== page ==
After a film goes through all of the steps of pre-production and production, it’s time to edit, and once that starts happening, it’s also time to think about post-production sound. Sound plays a major role in filmmaking, not just during the production process, but afterwards, when sound designers and editors get down into the knitty-gritty, the sound effects, the dialogue, and every single element that makes the atmosphere and the story of the film completely come to life. The intricacies of sound design played a major role in the making of Hugo, a 2011 Scorsese film set in 1930’s Paris, about a boy who lives in a train station and becomes intrigued by a mysterious “automaton” and its relation to his recently deceased father. Everything from dialogue and everything recorded in production, to sound effects for the gears of the clocks, the noise of the train station, the trains, the people, etc. took a great deal of time to master in order to result in a pristine and believable product that was as magical as just the look of the film itself.
Co-supervising sound editors Philip Stockton and Eugene Gearty along with sound rerecording mixer Tom Fleischman talk about the sound design for Hugo in a video interview conducted by Michael Coleman, and they make notable points concerning the importance of having good sound in a film. In the interview, Fleischman explains, “at any given moment, there’s something that’s important to hear, whether it’s a little bit of dialogue or something in the music or a sound effect…” At one point, Gearty expresses, “The opportunity to work on a film where the sound effects and sound design was integral to the story and to the script – that’s always a real treat.” So, we see the importance of sound, especially in Hugo. Getting more into detail, the three sound-designers talk about this process and what they had to go through to get a solid balance between dialogue, music, and sound effects throughout the film, especially within the dream scene where the train derails at the station, runs through the walkway, and bursts through a big glass window, (which can be seen in the video interview). Gearty also talks about coming up with sounds for the clocks by recording other clocks that ran mechanically as well as using little ticks and gears that he recorded to loop in order to get the unique sounds for the beginning sequence. And when it came to the automaton, they said that it took them about 2 months to come up with the right sounds to accompany its movements, which involved a lot of trial and error, and give and take with Scorsese and the editors.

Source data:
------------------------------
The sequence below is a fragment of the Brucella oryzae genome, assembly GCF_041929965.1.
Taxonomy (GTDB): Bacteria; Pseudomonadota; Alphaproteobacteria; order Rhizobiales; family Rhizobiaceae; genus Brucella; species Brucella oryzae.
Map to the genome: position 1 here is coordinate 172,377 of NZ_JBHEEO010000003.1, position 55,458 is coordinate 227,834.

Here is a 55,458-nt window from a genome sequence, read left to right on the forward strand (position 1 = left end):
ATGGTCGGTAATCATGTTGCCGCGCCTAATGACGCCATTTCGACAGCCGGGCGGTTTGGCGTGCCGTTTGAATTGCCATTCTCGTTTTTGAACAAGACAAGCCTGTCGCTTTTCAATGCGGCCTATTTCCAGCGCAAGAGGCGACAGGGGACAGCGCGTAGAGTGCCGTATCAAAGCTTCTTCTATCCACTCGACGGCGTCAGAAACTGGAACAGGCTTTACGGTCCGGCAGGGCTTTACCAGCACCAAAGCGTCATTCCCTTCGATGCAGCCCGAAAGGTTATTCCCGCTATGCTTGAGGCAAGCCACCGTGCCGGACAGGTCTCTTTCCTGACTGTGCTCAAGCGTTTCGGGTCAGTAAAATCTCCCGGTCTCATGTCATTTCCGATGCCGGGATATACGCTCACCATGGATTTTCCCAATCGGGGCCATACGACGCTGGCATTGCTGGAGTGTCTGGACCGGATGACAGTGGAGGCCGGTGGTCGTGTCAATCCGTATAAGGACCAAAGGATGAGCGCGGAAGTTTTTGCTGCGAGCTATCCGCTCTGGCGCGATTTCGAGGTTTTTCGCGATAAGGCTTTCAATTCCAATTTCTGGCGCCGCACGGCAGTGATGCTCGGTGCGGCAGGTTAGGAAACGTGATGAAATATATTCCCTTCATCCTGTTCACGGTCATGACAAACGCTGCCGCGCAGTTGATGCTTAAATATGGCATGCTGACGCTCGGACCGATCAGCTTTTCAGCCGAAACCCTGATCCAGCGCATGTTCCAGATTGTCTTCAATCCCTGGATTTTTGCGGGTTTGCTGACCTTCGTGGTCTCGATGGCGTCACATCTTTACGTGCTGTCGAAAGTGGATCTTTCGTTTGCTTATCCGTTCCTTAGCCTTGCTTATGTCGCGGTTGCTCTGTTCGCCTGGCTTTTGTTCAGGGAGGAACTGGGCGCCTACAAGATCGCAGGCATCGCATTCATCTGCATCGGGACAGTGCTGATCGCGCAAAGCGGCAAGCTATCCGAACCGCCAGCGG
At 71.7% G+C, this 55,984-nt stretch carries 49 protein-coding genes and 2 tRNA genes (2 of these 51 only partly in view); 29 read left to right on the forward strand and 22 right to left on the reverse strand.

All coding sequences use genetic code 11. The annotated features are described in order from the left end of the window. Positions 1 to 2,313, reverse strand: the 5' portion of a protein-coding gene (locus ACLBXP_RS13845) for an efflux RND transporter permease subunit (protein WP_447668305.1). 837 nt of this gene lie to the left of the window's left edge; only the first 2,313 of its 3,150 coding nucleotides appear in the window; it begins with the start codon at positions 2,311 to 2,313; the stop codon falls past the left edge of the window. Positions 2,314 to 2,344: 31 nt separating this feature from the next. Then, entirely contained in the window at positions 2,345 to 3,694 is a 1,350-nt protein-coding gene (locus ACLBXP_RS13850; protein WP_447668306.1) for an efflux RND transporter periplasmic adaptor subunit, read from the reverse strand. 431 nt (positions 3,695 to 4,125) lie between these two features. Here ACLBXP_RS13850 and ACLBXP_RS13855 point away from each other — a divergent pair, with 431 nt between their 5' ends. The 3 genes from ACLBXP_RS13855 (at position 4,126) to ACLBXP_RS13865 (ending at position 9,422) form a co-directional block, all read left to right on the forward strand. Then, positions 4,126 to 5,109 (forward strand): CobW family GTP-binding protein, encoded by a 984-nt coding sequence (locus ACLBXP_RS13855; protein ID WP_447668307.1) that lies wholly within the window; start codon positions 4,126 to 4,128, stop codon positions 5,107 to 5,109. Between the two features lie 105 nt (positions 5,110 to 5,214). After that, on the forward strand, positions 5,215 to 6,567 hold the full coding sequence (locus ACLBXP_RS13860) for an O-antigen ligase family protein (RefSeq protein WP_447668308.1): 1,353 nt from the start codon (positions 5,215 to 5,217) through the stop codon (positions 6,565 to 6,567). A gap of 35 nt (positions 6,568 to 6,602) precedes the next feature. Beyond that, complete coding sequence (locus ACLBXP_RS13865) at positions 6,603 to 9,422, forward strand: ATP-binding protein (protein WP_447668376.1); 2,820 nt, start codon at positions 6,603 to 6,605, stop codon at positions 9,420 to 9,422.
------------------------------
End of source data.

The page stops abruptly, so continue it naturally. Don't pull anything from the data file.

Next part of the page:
Not only are sound effects important, but so is dialogue, as well as the process of finding a way to clean it up when something goes wrong during production. Sometimes, during the production, they would try to use boom mics, and they would also use radio mics on the actors, which caused them to run into problems like clothing-crackles and inevitable noise that came from steam, or from the large number of extras they had walking around the train station on set. However, there are tons of ways to conceal these problems in post-production, and this is why sound design is so crucial. Fleischman explains, “This is all about telling a story. I see a lot of films where you can’t hear the dialogue, everything is sort of a mush…[so much] that you can’t discern much.”
It’s safe to say that the sound design in Hugo is not mushy at all. Every little scene is so involved, the set, the characters, the animals, the automaton, every single prop is crucial to the story, and sound is imperative to truly making all of these factors appear realistic. Sound is something that a lot of people tend to overlook when it comes to film, but it is just as important for the sound to be as seamless as the editing, and as immaculate as the cinematography and all other elements of creating a film – which is something that I think is really exemplified in Hugo, which won best achievement in sound mixing and sound editing at the 2012 Oscars.
Take a listen for yourself: click here.